For Release: May 27, 1997
NASA Headquarters, Washington, D.C.
H. Keith Henry
NASA Langley Research Center, Hampton, VA
TRW Space & Electronics Group, Redondo Beach, CA
RELEASE NO. 97-038 (NASA HQ Rel. 97-111)
WEATHER-PIERCING CAMERA MAY REDUCE AIR TRAFFIC DELAYS
Air traffic delays due to poor visibility caused by weather can
be virtually eliminated if technology being developed by U.S.
industry and government looks as good in the air as it does on the
NASA's Langley Research Center, Hampton, VA, is working with a
consortium led by TRW Inc., Redondo Beach, CA, that is preparing to
demonstrate in flight a weather-piercing camera that has allowed
researchers to see through fog, smoke and clouds. System checkout
will begin later this month, followed by 60 hours of test and
demonstration flights in September.
The camera "sees" in the millimeter wave portion of the
electromagnetic spectrum, a portion that is invisible to the human
eye. It produces video images that enable a pilot to discern
features like runways, obstacles and the horizon.
These features are sufficient to safely land, take off, roll out
and taxi at any airline terminal in the country -- not just the
three dozen or so major airports that have costly systems to aid in
low visibility approach and landings. The camera is a passive
sensor that does not emit signals in an airport environment,
allowing multiple equipped aircraft to operate simultaneously on
the ground without risk of interference.
"This sensor program directly supports NASA's new goal to safely
triple capacity at our nation's commercial airports within the next
ten years -- regardless of fog, clouds, smoke and dust, or other
conditions that normally limit pilot visibility," said Tom
Campbell, head of Langley's Electromagnetic Research Branch.
In 1994, the TRW-led Passive Millimeter Wave Camera Consortium
was awarded a multi-year, $15 million cost-sharing contract under
the Department of Defense Advanced Research Projects Agency's
Defense Dual-Use Technology Initiative to adapt this technology to
an airborne camera for military and civilian users.
Langley has served as the government's principal representative
and is funding the flight test element of the program.
In addition, Langley is performing lab tests to determine which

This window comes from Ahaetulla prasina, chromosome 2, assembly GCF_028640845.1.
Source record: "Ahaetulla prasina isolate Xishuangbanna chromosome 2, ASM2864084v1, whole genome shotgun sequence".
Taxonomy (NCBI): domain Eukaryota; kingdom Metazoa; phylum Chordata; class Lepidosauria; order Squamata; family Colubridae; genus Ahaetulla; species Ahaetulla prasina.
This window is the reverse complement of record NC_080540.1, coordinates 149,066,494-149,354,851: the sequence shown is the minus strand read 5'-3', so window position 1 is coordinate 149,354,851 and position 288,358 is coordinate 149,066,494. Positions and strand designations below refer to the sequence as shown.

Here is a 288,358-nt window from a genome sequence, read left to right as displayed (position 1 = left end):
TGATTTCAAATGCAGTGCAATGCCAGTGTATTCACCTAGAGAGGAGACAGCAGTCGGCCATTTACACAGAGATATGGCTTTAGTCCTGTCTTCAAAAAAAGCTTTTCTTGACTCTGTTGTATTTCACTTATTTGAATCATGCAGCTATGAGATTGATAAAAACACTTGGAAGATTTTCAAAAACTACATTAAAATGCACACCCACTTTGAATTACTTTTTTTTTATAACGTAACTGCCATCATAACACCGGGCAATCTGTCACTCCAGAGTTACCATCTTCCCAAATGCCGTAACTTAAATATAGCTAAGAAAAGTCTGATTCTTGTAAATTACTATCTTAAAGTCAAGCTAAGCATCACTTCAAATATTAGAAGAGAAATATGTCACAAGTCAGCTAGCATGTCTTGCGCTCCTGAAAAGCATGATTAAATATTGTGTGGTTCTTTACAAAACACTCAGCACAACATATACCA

materials are most "invisible" to millimeter waves and, therefore,
good candidates for the protective nose radome that will house the
camera on the flight test aircraft. The tests also will provide the
consortium's radome design team with data about optimum material
thicknesses, protection from rain erosion and protection from
The aircraft is a one-of-a-kind Air Force C-135-C aircraft
nicknamed the "Speckled Trout," to be fitted with the
millimeter-wave camera and its new radome this summer. Once
installed, the camera will generate video images of the forward
scene in low-visibility conditions. These images will be displayed
on a see-through heads-up display suspended between the pilot and
The sensor uses a focal plane array of about 1,000 receivers
made up of monolithic millimeter wave integrated circuits developed
by TRW. Each of these complex circuits, formed on a sliver of
gallium arsenide, replaces bulky, heavy and costly components,
resulting in a compact device.
"We're very excited about what we have produced under this
program," said Dr. Steven Fornaca of the TRW Space &
Electronics Group, the consortium's program manager. "Based on the
images we have acquired under low-visibility conditions, and the
quality of the receivers we've developed, we are confident that we
are bringing to the aviation market a needed product that can be
manufactured efficiently and at low cost."
Other consortium members are McDonnell Douglas, Long Beach, CA.;
Honeywell, Minneapolis, MN; Composite Optics Inc., San Diego, CA;
NASA Ames Research Center, Mountain View, CA; U.S. Air Force Wright
Labs, Dayton, OH; U.S. Air Force Flight Test Center, Edwards Air
Force Base, CA; and the U.S. Army Research Lab, Adelphi, MD.
NOTE TO EDITORS: Video B-roll and photos are available by
calling Keith Henry at 757-864-6120
text-only version of this release